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By Miriam Raftery



March 10, 2016 (San Diego) –Senator Bernie Sanders scored an upset victory over former Secretary of State Hillary Clinton in the Michigan primary, shocking pollsters who had predicted Clinton would win by as much as 20 points in the delegate-rich state. Clinton won in Missisippi, however, maintaining her edge overall, for now. 

A record turn-out of 2.5 million people in Michigan helped Donald Trump win big in the Republican primary; the billionaire businessman also won Mississippi and the Hawaiian Republican caucus.Senator  Ted Kruz placed second in all three states, strengthening his position as the only Republican likely to have any chance to top Trump before the Republican nominating convention.

Currently Trump has 458 delegates, Kruz 359, Marco Rubio 151 and John Kasich 54.  To win the GOP nomination requires 1,237 delegates.

On the Democratic side, Clinton has 760 delegates and Sanders 546, of those delegates determined by the popular vote. But Clinton still has a commanding lead among super delegates, with 461 pledged to Clinton and just 25 to Sanders. 

Sanders could close the gap farther or surpass Clinton in the popular vote, since nearly all of the Southern states, Clinton’s strongest area, have voted.  Sanders’ win in Michigan shows his ability to connect with voters in urban industrial areas, with primaries in other industrial states such as Ohio and Illinois coming up soon. Large liberal states with massive numbers of delegates follow soon after, including California, New York, Pennsylvania and New Jersey.

What accounted for the Sanders surge on the Democratic side?

A debate in Flint, Michigan after the last polls showed Clinton misleading voters  by claiming Sanders opposed the auto bailout bill. (He supported it as a stand-alone bill, but voted against a bailout bill for big banks that had an auto industry bailout rolled in.)   As word spread on social media, some voters reacted angrily.  Both Clinton and Sanders called for action on the Flint poisoned water crisis, but Sanders gained ground in pointing up Clinton’s past support for trade pacts that sent U.S. manufacturing jobs overseas—pacts such as NAFTA, which he opposed.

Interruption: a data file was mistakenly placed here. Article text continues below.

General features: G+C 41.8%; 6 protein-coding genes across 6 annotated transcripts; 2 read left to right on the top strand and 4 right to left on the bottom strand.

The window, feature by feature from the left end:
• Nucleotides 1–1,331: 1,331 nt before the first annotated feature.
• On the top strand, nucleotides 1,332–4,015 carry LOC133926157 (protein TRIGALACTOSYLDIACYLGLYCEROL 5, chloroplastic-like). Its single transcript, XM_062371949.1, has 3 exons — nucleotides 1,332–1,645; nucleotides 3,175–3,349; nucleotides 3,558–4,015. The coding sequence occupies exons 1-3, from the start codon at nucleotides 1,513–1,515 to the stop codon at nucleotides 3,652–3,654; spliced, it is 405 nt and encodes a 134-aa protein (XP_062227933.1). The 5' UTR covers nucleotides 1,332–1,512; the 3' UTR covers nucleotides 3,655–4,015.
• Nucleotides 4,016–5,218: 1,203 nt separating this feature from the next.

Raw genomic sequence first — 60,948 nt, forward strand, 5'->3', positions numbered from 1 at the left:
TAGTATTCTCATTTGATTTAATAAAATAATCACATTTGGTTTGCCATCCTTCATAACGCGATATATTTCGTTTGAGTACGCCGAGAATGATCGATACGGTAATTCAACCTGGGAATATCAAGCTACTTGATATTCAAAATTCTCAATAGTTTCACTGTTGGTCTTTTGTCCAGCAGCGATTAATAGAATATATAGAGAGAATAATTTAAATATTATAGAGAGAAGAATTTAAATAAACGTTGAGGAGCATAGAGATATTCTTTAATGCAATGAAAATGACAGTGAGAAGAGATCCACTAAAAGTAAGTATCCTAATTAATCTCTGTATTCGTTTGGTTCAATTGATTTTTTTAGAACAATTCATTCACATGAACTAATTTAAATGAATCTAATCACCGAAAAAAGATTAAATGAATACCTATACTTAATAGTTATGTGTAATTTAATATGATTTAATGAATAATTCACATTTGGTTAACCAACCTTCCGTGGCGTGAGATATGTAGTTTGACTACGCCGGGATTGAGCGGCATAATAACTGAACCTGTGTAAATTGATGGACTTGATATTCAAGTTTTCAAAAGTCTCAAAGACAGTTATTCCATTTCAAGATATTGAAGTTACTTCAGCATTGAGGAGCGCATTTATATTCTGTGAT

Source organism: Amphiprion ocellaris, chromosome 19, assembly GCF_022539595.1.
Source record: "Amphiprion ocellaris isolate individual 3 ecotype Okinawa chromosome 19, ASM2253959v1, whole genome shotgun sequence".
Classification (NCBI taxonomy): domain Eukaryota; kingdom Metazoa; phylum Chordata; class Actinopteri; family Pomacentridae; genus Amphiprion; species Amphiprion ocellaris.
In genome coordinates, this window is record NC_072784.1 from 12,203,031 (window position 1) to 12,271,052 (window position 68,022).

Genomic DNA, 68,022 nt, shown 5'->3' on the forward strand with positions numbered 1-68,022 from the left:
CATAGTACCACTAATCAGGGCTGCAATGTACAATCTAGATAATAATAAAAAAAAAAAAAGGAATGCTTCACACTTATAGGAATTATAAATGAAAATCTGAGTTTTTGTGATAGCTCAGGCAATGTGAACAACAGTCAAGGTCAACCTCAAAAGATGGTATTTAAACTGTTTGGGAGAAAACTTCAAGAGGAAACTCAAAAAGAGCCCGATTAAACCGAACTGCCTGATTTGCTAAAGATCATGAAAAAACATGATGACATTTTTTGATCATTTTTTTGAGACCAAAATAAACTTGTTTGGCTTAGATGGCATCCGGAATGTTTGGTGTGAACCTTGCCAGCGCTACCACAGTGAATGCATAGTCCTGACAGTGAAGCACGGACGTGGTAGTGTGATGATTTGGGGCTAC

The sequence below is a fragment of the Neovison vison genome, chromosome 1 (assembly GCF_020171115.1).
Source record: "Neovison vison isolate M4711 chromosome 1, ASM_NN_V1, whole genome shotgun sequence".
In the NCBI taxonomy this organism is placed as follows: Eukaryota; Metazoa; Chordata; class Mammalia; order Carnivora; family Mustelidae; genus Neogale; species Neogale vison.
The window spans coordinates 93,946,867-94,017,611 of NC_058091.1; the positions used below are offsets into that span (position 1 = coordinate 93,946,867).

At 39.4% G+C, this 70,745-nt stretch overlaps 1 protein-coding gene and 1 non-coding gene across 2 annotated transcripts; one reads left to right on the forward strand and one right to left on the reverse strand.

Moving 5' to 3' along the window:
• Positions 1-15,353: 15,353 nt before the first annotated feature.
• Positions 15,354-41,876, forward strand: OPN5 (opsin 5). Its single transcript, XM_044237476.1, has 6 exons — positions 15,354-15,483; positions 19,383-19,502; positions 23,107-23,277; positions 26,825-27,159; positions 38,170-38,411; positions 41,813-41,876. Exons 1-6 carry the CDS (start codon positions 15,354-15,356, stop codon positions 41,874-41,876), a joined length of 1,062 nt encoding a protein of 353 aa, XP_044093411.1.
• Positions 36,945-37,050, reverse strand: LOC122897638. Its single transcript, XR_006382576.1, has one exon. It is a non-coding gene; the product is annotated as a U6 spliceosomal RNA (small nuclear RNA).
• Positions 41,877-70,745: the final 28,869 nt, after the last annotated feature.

The latest Democratic debate in Florida focused largely on immigration issues.  Though both Clinton and Sanders denounced the broad deportations touted by Trump and both said they would not deport children, Clinton’s change of position again came to light since she had recently voiced support for the deportation of Central American children.  Post-debate polls showed most Latino voters believed Sanders won the Florida debate.

Of seven major polls taken in 2016 thus far, six found that only Sanders would beat Trump. The seventh found Trump would beat either Clinton or Sanders, though Clinton would lose by a wider margin, Politifact reports.

On the Republican side, the two latest debates provided some memorable moments.  Trump scored a dubious first in a presidential debate by boasting about the size of his penis, noting that Rubio had referred to “my hands--`if they’re small, something else must be small.’  I guarantee you, there’s no problem.”  

In a separate debate in Miami, Republicans sparred over Islam, Israel, and immigration.

Trump doubled down on his statement that “Islam hates us,”adding, “I don’t want to be so politically correct…We better solve the problem before it’s too late.” Rubio said presidents’ statements have “consequences” and noted that to weed out radical Islam, American will have to work with ally nations and “people of the Muslim faith.”

On Israeli-Palestinian relations, Trump insisted he wants to remain neutral to broker a deal, while Cruz countered that he will “not be neutral.” Both claimed to be pro-Israel. 

On immigration, Trump admitted to hypocrisy in hiring workers under the H-1B visa program that encourages legal immigration for high-skilled workers.  “I use it. I shouldn’t be allowed to use it,” said Trump who wants to abolish the program.

Trump drew controversy this week for urging followers at rallies to hold up their right hands to pledge loyalty to him, an image that drew comparisons to Heil Hitler salutes.  He defended the actions.  He also has drawn criticism for growing violence targeting black people at his rallies, including an incident in which a Trump supporter punched an individual in the face. 

As for the possibility of a brokered Republican convention in which an outsider such as Mitt Romney could potentially emerge as the nominee if neither Trump nor Kruz gets a majority of delegates, both the frontrunners agreed on one point: they want to see delegates support whoever gets the most popular votes.



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